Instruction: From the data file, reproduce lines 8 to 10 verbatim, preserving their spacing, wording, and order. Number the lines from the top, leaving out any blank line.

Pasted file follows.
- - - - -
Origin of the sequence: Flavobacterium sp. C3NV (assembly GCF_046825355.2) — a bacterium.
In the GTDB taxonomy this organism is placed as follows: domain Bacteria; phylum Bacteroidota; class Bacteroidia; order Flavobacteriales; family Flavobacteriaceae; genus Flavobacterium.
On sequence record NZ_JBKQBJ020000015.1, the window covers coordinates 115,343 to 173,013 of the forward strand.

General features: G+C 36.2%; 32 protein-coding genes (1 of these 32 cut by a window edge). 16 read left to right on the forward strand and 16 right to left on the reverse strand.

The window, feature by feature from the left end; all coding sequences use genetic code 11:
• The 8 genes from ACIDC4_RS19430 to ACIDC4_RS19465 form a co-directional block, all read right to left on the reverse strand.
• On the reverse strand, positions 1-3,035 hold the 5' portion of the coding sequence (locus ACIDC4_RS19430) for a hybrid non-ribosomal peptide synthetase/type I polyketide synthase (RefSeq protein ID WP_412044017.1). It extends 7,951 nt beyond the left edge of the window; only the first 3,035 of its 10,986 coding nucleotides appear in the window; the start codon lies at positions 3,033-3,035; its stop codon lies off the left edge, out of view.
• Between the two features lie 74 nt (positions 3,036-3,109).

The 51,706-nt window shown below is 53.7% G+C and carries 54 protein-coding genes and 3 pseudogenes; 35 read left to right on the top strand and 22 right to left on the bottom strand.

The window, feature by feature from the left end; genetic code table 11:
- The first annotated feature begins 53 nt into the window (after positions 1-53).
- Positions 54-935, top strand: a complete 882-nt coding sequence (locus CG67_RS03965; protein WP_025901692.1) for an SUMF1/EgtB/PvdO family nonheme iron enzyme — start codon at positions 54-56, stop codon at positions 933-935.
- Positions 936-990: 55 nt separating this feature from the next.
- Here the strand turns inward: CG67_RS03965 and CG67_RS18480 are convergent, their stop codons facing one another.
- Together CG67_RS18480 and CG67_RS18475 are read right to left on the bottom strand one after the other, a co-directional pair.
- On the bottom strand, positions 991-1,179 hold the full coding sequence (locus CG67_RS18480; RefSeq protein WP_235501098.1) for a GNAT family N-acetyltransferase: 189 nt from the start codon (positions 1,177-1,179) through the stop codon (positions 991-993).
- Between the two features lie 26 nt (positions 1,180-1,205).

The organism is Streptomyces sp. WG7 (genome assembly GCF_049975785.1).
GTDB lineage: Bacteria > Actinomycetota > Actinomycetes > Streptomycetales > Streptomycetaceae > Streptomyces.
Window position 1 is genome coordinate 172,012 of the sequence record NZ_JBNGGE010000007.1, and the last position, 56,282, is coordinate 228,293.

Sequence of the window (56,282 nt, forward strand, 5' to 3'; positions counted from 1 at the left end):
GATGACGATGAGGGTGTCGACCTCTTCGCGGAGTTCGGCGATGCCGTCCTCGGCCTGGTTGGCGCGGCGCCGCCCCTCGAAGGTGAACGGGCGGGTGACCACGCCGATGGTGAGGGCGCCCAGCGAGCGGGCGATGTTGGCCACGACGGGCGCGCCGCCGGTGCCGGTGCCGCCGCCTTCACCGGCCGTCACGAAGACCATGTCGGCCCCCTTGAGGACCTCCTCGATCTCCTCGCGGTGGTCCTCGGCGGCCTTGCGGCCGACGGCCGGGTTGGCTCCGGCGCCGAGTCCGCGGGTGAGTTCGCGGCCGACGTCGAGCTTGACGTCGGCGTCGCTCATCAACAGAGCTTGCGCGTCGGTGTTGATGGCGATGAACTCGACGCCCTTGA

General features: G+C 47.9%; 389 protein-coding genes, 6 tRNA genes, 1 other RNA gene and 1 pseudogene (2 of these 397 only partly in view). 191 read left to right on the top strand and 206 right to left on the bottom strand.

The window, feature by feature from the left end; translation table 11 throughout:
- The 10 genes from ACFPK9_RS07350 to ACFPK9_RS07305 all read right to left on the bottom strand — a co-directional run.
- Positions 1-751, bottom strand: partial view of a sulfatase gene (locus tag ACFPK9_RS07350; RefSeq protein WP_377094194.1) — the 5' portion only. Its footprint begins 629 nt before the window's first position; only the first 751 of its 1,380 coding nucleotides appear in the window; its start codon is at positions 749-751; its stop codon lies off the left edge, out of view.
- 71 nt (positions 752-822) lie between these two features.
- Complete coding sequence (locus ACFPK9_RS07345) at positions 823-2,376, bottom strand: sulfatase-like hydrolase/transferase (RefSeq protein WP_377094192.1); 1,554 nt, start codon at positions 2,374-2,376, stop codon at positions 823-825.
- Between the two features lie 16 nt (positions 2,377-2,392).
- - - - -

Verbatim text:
• Between the two features lie 74 nt (positions 3,036-3,109).

The 51,706-nt window shown below is 53.7% G+C and carries 54 protein-coding genes and 3 pseudogenes; 35 read left to right on the top strand and 22 right to left on the bottom strand.

The window, feature by feature from the left end; genetic code table 11: